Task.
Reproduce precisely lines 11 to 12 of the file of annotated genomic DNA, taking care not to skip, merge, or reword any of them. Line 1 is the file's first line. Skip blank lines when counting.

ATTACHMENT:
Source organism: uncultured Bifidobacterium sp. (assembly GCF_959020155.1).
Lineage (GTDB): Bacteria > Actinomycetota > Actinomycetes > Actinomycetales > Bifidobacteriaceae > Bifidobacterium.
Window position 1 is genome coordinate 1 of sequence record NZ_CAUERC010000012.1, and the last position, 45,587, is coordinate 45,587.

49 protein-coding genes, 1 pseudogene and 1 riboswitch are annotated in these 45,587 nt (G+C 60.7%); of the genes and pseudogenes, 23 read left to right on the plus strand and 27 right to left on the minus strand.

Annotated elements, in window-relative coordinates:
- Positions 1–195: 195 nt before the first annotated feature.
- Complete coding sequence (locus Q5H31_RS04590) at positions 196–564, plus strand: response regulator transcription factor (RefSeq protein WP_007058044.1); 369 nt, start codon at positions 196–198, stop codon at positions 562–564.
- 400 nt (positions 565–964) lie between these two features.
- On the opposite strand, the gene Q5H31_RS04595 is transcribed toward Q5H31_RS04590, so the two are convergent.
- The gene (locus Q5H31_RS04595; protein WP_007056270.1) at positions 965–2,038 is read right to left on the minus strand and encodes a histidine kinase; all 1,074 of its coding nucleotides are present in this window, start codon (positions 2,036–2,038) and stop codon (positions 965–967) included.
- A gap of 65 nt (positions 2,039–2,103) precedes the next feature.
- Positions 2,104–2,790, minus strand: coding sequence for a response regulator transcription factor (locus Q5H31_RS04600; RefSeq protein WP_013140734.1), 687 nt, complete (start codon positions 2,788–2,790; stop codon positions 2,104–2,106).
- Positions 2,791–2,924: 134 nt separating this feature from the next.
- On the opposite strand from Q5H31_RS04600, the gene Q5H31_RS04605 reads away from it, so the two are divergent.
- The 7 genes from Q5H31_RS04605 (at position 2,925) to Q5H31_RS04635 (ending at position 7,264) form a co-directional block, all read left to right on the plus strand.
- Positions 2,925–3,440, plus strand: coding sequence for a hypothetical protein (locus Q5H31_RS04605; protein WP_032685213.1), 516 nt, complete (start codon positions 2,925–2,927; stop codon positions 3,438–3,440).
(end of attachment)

- A gap of 65 nt (positions 2,039–2,103) precedes the next feature.
- Positions 2,104–2,790, minus strand: coding sequence for a response regulator transcription factor (locus Q5H31_RS04600; RefSeq protein WP_013140734.1), 687 nt, complete (start codon positions 2,788–2,790; stop codon positions 2,104–2,106).